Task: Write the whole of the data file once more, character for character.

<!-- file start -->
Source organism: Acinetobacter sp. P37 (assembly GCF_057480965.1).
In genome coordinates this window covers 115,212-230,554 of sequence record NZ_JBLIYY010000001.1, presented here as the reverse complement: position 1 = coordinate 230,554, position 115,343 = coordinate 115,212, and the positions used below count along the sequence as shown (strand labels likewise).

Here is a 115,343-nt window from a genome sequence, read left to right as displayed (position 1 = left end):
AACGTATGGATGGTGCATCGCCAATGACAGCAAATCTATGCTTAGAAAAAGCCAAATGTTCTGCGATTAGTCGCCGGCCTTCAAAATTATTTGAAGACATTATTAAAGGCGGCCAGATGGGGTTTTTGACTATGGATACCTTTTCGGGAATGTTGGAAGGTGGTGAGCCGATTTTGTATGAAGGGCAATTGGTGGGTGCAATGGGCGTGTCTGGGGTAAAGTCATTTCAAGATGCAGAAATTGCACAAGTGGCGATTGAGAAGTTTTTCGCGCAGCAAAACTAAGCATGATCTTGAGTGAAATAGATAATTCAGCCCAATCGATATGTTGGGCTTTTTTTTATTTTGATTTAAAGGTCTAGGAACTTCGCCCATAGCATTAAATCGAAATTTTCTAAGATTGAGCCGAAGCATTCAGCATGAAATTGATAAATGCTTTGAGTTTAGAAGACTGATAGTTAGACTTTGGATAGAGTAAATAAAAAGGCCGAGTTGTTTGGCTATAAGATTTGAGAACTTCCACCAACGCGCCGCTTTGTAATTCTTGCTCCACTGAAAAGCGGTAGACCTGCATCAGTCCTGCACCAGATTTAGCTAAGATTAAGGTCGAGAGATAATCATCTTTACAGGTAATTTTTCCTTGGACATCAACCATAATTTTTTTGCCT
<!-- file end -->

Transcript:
Source organism: Acinetobacter sp. P37 (assembly GCF_057480965.1).
In genome coordinates this window covers 115,212-230,554 of sequence record NZ_JBLIYY010000001.1, presented here as the reverse complement: position 1 = coordinate 230,554, position 115,343 = coordinate 115,212, and the positions used below count along the sequence as shown (strand labels likewise).

Here is a 115,343-nt window from a genome sequence, read left to right as displayed (position 1 = left end):
AACGTATGGATGGTGCATCGCCAATGACAGCAAATCTATGCTTAGAAAAAGCCAAATGTTCTGCGATTAGTCGCCGGCCTTCAAAATTATTTGAAGACATTATTAAAGGCGGCCAGATGGGGTTTTTGACTATGGATACCTTTTCGGGAATGTTGGAAGGTGGTGAGCCGATTTTGTATGAAGGGCAATTGGTGGGTGCAATGGGCGTGTCTGGGGTAAAGTCATTTCAAGATGCAGAAATTGCACAAGTGGCGATTGAGAAGTTTTTCGCGCAGCAAAACTAAGCATGATCTTGAGTGAAATAGATAATTCAGCCCAATCGATATGTTGGGCTTTTTTTTATTTTGATTTAAAGGTCTAGGAACTTCGCCCATAGCATTAAATCGAAATTTTCTAAGATTGAGCCGAAGCATTCAGCATGAAATTGATAAATGCTTTGAGTTTAGAAGACTGATAGTTAGACTTTGGATAGAGTAAATAAAAAGGCCGAGTTGTTTGGCTATAAGATTTGAGAACTTCCACCAACGCGCCGCTTTGTAATTCTTGCTCCACTGAAAAGCGGTAGACCTGCATCAGTCCTGCACCAGATTTAGCTAAGATTAAGGTCGAGAGATAATCATCTTTACAGGTAATTTTTCCTTGGACATCAACCATAATTTTTTTGCCT